I have seen it written more than once that Elgar was not a very successful songwriter. This new release by Channel Classics – volume 1 of the complete songs of Elgar – seeks to put those sorts of sentiments directly into the grave. I would be the first to argue for Elgar’s vast inconsistency as a composer—he was a very good one, but not a great one, though a few of his pieces transcend his abilities and move into the “masterpiece” category, notably, Enigma, the two (three?) symphonies, Cello Concerto, and maybe Gerontius (just maybe), and no doubt others would disagree. But these songs actually add to his plus category, not detract from it, and though some of the texts are ridiculously paltry, the music is not, nor is the composer’s ability to brilliantly set the texts before him.
And the music itself is quite varied in tone, not at all what you might expect from this most English of composers. The most famous works here are of course his Sea Pictures, assembled piecemeal at first and always performed with piano alone, though it is the nearly concurrent orchestral version that thrusts this work into the path breaking genre of orchestra song-cycle, one of the very first since Berlioz tried 80 years before with Les Nuits d’Ete. The work caught on fairly early, but it really wasn’t until Janet Baker’s defining recording with Sir John Barbirolli in 1965 that the piece entered into the public consciousness for good. The recording only solidifies expectations, Mr. Jarnot singing with English authority as a foreigner in a strange land.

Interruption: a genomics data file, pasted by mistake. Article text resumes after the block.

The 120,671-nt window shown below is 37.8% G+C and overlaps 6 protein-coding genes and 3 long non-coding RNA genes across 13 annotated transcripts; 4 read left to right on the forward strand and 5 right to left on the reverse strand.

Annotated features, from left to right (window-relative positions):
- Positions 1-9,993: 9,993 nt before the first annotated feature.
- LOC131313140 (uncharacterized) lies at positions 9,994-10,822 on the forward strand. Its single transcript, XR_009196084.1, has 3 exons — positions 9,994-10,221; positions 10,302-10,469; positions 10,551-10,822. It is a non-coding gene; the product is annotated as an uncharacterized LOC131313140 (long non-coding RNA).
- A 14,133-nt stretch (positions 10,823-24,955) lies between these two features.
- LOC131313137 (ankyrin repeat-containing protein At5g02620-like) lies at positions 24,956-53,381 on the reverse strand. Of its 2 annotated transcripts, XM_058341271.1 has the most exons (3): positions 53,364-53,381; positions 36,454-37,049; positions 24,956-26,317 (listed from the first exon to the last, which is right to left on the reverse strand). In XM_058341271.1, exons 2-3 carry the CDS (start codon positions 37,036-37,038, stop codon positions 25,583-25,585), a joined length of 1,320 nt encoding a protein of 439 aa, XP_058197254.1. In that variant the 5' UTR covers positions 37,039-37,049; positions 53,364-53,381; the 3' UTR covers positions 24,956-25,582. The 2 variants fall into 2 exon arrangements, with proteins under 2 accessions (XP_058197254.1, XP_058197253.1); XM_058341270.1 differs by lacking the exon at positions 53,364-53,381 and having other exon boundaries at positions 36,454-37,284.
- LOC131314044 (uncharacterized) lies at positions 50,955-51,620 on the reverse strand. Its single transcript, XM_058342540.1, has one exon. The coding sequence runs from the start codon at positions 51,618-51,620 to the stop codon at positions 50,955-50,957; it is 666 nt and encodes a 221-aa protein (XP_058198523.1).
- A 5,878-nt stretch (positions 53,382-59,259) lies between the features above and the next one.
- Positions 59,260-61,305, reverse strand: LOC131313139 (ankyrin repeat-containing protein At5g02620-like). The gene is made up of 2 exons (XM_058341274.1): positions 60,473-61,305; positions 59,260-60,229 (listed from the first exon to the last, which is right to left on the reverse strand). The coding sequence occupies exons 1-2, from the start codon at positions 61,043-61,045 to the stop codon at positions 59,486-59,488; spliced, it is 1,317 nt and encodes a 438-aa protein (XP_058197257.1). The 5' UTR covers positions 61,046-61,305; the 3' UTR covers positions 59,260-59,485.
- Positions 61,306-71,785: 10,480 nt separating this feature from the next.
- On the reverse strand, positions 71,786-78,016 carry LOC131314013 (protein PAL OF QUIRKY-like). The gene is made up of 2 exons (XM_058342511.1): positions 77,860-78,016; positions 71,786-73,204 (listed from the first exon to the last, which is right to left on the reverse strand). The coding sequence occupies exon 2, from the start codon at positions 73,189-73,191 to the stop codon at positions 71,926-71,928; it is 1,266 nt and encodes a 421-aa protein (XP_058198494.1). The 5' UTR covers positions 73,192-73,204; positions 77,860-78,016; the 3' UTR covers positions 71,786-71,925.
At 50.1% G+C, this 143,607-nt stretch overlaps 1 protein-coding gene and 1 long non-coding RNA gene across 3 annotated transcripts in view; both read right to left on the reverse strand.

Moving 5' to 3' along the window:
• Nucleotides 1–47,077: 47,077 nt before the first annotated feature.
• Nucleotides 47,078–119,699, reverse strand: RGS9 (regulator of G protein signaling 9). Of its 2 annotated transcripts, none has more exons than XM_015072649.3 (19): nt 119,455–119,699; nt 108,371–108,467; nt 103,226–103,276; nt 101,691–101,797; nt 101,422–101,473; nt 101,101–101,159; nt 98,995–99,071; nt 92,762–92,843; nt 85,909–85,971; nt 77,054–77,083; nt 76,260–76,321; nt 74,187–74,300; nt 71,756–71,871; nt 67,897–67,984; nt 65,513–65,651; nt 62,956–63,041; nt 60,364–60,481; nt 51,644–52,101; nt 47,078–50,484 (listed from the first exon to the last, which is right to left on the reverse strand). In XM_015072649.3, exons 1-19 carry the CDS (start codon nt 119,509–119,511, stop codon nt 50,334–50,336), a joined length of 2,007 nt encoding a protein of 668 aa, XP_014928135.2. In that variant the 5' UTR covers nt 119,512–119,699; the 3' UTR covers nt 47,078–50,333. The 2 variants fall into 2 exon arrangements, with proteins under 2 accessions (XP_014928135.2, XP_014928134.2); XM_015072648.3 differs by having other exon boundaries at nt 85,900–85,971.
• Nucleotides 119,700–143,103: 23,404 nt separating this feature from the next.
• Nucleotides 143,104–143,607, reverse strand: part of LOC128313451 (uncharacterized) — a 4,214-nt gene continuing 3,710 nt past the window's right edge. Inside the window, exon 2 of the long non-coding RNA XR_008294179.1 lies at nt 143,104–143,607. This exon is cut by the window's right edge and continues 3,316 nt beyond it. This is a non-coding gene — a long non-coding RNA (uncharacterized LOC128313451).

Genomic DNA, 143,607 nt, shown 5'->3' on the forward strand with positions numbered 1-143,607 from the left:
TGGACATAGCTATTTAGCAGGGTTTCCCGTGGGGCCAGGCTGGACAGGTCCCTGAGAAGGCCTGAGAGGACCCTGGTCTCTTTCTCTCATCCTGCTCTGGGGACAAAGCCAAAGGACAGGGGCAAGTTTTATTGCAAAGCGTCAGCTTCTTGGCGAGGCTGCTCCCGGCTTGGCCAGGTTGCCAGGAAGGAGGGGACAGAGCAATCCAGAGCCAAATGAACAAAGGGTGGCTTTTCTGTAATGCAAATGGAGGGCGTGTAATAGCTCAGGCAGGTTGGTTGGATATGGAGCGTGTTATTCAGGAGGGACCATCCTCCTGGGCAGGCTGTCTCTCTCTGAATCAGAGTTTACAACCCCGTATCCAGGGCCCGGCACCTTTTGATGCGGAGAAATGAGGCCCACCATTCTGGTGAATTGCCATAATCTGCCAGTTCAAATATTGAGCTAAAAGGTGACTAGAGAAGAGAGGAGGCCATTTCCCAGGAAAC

The other songs are culled from various sources, as Elgar wrote them over a period of 30 years. One point of interest is the song written when he was 18, and only recently unearthed and published in the Elgar collected edition, The Self-Banished. Although not at the maturation level of the later works, it already shows Elgar as a considerably skilled song-setter and one whose neglect in the concert halls is not justified.
This disc shows off the surround capabilities most admirably, and Channel Classic once again proves that even a voice-piano combination can benefit substantially from SACD. Amanda Roocroft seems to ooze love for these works, as does Konrad Jarnot, and the pair will have quite a success on their hands when this series is brought to fruition.
Oh, Soft was the Song
There Are Seven That Pull the Thread
Sea Pictures, Op. 37
The Wind at Dawn
In the Dawn
Dry Those Fair, Those Crystal Eyes
Always and Everywhere
Like to the Damask Rose
Queen Mary’s Song
A Song of Autumn
Come, Gentle Night
— Steven Ritter